Outcome definition

SCD was defined according to Myerburg's definition endorsed by the European Society of Cardiology: “a natural death due to cardiac causes, heralded by abrupt loss of consciousness within one hour from onset of acute symptoms; pre-existing heart disease may have been known to be present, but the time and mode of death are unexpected”.20 ,21 Identification of SCD cases was done independent of the current research question by two research physicians and confirmed by an experienced cardiologist after reviewing the medical files as described in more detail previously.22 ,23 Follow-up was complete for 96% of deaths until 1 January 2011.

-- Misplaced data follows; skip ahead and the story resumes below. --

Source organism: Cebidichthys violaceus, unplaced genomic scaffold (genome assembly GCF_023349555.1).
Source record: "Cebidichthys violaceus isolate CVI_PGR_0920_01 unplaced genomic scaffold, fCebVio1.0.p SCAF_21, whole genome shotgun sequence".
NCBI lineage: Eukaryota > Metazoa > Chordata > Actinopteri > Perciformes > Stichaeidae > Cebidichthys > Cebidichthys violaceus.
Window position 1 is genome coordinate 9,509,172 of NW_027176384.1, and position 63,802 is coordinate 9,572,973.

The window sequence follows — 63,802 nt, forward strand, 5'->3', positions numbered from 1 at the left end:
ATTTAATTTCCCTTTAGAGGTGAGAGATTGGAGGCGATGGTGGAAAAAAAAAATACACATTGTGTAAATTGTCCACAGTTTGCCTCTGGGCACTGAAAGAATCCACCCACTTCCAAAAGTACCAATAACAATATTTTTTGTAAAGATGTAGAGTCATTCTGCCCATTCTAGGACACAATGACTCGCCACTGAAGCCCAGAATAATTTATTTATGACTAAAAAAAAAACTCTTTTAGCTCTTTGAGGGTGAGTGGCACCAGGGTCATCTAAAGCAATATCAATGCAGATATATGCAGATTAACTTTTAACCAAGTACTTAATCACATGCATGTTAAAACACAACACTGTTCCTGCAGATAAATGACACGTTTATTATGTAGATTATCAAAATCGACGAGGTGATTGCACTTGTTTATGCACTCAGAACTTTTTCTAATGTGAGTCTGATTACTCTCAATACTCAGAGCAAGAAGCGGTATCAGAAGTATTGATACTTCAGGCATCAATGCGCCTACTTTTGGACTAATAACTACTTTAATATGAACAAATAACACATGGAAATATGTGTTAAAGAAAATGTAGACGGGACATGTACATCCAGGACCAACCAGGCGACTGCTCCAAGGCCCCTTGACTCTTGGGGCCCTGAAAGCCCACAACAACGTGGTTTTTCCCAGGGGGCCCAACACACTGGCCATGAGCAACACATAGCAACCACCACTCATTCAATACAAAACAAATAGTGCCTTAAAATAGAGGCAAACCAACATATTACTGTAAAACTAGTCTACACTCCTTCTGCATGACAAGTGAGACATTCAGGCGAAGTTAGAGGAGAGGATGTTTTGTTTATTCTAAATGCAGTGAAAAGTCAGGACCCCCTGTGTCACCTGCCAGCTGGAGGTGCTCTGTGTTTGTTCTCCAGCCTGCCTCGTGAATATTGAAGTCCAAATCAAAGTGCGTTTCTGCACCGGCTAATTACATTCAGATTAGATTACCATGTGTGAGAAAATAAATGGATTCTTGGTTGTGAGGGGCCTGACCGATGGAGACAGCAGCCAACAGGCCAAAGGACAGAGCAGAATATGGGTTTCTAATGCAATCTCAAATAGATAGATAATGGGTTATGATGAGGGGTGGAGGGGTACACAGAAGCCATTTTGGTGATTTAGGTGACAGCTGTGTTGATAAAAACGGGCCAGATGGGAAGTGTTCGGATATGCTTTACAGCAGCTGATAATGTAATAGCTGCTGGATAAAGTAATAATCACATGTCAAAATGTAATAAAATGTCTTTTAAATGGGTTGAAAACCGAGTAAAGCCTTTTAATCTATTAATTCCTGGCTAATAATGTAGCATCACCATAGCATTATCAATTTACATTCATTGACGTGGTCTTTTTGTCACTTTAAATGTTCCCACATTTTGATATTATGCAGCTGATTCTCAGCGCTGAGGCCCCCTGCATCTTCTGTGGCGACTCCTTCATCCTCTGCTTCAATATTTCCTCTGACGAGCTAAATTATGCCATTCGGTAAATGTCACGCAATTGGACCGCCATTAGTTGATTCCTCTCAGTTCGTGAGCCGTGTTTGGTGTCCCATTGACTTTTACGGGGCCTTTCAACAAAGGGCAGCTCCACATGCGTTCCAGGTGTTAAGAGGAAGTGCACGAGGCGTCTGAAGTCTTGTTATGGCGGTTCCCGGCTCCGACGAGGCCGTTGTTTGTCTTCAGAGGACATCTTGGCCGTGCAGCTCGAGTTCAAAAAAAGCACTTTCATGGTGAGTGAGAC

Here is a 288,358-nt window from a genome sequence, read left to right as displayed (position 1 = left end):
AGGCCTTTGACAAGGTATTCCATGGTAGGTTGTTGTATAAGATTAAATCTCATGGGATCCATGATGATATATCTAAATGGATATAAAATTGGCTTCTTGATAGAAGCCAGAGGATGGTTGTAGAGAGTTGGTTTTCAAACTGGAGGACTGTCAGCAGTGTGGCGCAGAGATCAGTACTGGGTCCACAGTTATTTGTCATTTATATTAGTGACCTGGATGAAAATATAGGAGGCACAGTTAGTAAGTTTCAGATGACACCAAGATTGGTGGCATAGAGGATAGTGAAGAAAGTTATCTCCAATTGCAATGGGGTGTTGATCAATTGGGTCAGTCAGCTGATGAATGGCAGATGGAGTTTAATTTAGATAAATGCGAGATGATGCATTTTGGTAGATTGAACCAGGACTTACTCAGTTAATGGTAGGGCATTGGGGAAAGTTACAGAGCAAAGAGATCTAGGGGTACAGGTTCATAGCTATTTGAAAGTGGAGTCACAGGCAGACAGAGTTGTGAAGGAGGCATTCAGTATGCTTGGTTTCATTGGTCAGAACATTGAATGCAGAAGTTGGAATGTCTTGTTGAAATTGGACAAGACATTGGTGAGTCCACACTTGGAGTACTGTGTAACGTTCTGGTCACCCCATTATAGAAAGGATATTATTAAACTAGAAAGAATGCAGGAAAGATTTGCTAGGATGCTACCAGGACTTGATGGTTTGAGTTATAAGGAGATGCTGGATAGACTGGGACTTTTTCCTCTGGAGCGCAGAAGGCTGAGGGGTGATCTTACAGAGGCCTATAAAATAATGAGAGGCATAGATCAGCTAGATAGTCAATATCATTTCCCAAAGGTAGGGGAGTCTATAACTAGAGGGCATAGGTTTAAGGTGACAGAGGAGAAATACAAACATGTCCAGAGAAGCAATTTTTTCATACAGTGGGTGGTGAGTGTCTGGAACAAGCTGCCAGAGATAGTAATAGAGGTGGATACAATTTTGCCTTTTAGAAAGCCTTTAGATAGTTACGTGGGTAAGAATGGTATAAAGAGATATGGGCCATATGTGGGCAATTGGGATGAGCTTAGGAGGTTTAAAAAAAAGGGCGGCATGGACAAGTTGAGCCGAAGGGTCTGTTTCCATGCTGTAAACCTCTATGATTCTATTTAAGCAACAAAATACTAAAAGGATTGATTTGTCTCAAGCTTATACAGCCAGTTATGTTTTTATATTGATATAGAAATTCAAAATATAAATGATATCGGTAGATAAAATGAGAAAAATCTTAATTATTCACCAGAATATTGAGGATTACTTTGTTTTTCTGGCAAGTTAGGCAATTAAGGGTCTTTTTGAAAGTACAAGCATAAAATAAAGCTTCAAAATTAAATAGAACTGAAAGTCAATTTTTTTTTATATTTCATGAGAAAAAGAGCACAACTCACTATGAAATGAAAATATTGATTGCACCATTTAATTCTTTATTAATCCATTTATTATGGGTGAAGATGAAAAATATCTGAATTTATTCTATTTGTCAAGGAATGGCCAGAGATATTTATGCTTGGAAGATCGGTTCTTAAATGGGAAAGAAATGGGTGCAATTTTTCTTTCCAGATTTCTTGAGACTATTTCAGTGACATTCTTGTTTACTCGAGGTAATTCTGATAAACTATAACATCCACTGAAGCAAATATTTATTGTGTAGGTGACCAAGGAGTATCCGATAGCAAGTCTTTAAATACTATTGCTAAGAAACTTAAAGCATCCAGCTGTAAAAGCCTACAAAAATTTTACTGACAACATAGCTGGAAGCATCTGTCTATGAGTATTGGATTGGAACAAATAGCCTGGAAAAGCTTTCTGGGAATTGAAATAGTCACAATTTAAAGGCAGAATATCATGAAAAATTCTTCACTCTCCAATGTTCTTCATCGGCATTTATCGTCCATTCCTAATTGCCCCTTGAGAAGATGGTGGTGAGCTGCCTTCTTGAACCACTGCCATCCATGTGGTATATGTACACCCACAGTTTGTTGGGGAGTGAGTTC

Information on smoking status was ascertained through structured interviews. Participants were divided into three categories: never, past or current smokers. Standard, 12-lead ECGs were made during the centre visits and QT and RR interval were measured using the modular ECG analysis system.24 ,25 To correct for heart rate, Bazett's formula, QTc=QT/√RR, was used.26 On each index date, data on these covariables from the most recent examination or interview were included as time-dependent covariable.16 Heart failure diagnosis was adjudicated in accordance with the guidelines of the European Society of Cardiology and included typical signs or symptoms of heart failure confirmed by objective evidence of cardiac dysfunction.22 ,27 A history of coronary heart disease was defined as a history of myocardial infarction or a coronary revascularisation procedure.22 Atrial fibrillation was ascertained through ECG measurements and medical records.22 Serum digoxin concentrations were determined through linkage to the ‘Star-Medisch Diagnostisch Centrum’, which performs all outpatient laboratory assessments for the general practitioners in the area of Rotterdam from 1 April 1997 onwards, and were thus only available in a subset of participants.